Point-to-Point Generic Routing Encapsulation ( GRE ) over IP Security ( IPSEC )

Numerous technologies are available to connect remote branch sites to HQ or central hub. P2P Generic Routing Encapsulation ( GRE ) over IPSEC is an alternative design to classic WAN technologies, such as ATM, Frame Relay and Leased lines. GRE over IPSEC is a common deployment model to connect a number of remote branch sites to one or more central site.

Design topologies include Hub-and-Spoke, Partial mesh, and Full mesh. Both partial and full mesh topologies experience limitations by routing protocol support. A full mesh design is limited by the overhead required to support a design with a full mesh of tunnels. Following a full mesh requirement, a popular design option would be to deploy Dynamic Multipoint VPN ( DMVPN ). Regarding the context of direct connectivity from branch to hub only, Hub-and-Spoke is by far the most common design.

 

Head-end Architectures – Single Tier and Dual Tier

Head-end architectures include a Single Tier Head-end were both the p2p GRE and crypto functionality co-exist on the same device. Dual Tier designs is where the p2p GRE and crypto functionality are not implemented on the same device. Dual tier designs, the routing and GRE control planes are located on one device while the IPSEC control plane is housed on another.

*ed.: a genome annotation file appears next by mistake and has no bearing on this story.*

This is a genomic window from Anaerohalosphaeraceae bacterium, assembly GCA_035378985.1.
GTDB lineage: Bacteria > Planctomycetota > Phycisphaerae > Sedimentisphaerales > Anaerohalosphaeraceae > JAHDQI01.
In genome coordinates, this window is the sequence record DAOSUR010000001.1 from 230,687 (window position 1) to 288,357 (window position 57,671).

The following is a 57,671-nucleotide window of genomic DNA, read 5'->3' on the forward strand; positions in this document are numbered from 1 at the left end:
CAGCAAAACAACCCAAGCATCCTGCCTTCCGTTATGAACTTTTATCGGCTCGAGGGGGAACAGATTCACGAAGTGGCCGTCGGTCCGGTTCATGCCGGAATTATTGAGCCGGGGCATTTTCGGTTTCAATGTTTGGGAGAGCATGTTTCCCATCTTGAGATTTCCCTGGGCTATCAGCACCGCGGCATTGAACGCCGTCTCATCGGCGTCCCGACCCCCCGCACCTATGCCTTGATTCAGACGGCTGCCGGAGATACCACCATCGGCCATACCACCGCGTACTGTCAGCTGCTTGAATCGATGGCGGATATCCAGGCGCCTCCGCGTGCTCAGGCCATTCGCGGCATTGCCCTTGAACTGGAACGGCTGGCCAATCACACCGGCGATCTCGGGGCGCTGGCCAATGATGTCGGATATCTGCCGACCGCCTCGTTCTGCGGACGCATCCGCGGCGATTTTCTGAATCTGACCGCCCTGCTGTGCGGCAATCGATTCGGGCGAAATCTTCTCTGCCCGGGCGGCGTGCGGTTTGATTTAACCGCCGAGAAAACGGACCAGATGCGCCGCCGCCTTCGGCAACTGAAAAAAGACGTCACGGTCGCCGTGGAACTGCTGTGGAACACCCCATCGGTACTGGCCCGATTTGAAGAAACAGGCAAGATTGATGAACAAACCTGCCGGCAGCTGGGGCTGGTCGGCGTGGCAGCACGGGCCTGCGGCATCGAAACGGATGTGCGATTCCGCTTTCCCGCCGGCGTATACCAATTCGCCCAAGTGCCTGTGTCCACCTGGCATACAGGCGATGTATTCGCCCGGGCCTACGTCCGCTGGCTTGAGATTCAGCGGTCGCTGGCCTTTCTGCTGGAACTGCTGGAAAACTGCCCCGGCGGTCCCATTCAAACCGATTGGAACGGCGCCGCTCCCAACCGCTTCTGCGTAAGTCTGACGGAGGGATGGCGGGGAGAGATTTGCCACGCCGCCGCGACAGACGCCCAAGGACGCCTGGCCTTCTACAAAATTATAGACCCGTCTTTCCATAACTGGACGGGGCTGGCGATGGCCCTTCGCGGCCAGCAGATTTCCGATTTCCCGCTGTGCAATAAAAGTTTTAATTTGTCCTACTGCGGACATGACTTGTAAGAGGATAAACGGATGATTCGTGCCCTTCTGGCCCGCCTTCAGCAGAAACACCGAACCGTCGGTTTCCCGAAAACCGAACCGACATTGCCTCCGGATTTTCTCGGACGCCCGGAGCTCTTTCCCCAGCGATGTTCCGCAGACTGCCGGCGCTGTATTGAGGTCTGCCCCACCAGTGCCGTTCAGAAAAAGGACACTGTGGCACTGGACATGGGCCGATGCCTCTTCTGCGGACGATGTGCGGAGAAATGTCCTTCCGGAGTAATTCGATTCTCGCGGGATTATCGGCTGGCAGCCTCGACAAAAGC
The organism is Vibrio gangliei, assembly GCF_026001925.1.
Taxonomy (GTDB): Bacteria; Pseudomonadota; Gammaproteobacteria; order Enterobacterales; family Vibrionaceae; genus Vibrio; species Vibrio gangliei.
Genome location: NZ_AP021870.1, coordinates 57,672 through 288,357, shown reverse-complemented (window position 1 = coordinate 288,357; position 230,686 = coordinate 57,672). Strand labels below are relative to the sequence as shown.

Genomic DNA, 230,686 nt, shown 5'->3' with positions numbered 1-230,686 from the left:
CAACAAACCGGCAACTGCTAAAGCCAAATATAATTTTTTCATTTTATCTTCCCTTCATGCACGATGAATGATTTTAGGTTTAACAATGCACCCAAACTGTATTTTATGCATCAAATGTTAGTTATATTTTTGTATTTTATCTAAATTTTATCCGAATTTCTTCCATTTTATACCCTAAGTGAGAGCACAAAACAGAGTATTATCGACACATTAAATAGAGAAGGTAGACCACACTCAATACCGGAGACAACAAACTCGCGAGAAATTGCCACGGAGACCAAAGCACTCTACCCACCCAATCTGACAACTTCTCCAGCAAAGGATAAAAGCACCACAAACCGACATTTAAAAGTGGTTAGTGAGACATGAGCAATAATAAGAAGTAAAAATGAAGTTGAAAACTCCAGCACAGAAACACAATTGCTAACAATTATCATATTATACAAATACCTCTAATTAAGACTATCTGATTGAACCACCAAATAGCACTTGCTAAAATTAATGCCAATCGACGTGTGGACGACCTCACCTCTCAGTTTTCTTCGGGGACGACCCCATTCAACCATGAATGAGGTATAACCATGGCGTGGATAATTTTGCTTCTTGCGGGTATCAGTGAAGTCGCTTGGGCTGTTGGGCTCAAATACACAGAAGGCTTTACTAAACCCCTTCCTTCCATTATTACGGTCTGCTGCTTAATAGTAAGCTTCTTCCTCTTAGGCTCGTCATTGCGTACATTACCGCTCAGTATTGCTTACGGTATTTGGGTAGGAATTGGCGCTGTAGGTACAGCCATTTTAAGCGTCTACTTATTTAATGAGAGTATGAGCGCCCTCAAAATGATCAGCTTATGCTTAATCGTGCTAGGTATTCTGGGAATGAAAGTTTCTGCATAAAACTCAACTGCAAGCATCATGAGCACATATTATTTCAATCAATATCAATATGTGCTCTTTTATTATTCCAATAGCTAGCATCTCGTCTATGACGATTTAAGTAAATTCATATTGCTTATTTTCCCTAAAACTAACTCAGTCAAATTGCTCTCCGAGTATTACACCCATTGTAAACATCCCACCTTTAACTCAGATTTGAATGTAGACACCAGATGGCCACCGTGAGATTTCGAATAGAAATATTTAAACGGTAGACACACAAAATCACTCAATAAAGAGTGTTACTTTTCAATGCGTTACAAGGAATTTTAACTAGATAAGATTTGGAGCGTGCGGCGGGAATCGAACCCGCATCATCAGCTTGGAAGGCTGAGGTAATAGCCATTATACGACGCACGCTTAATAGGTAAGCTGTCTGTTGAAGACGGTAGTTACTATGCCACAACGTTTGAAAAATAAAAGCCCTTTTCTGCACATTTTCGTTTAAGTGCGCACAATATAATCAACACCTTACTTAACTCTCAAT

Headend Architecture

Headend Architecture

 

Headend Router Crypto Crypto IP GRE GRE IP Tunnel Protection
Single Tier Headend Static or dynamic Static p2p GRE static Static Optional
  Branch Static Static or dynamic p2p GRE static Static Optional
Dual Tier Headend Static or dynamic Static p2p GRE static Static Not Valid
  Branch Static Static or dynamic p2p GRE static Static Not Valid

 

“Tunnel protection” requires the same source and destination IP address for both the GRE tunnel and the crypto tunnel. Implementations of dual tier separates these functions resulting in different IP address for GRE tunnel and the crypto tunnel. Tunnel protection is invalid with dual tier mode.

 

Preliminary Design Considerations

Diverse multi-protocol traffic requirements force the use of a Generic Routing Encapsulation ( GRE ) envelope within the IPSEC tunnel. The p2p GRE tunnel is encrypted inside the IPSEC crypto tunnel. Native IPSEC is not multi-protocol and has no support IP multicast or broadcast traffic. As a result, proper propagation of routing protocol control packets cannot take place in a native IPSEC tunnel. OSPF design cases are available where you can run OSPF network type non-broadcast and explicitly configure the remote OSPF neighbors, resulting in OSPF over the IPSEC tunnel without GRE.

With a p2p GRE over IPsec design, all traffic between hub and branch sites is firstly encapsulated in the p2p GRE packet BEFORE the encryption process takes place.

Generic Routing Encapsulation

Generic Routing Encapsulation

Redundancy

Redundant design are implemented with the branch having two or more tunnels to the campus head. The head-end routers can be geographic separated or co-located. Routing protocols are used with redundant tunnels providing high availability with dynamic path selection. The head-end router can either propagate a summary route ( 10.0.0.0/8 ) or a default route ( 0.0.0.0/0 ) to the branch sites and a preferred routing metric will be used for the primary path.  If OSPF is RP, head-end selection is based on OSPF costs.

 

Recursive Routing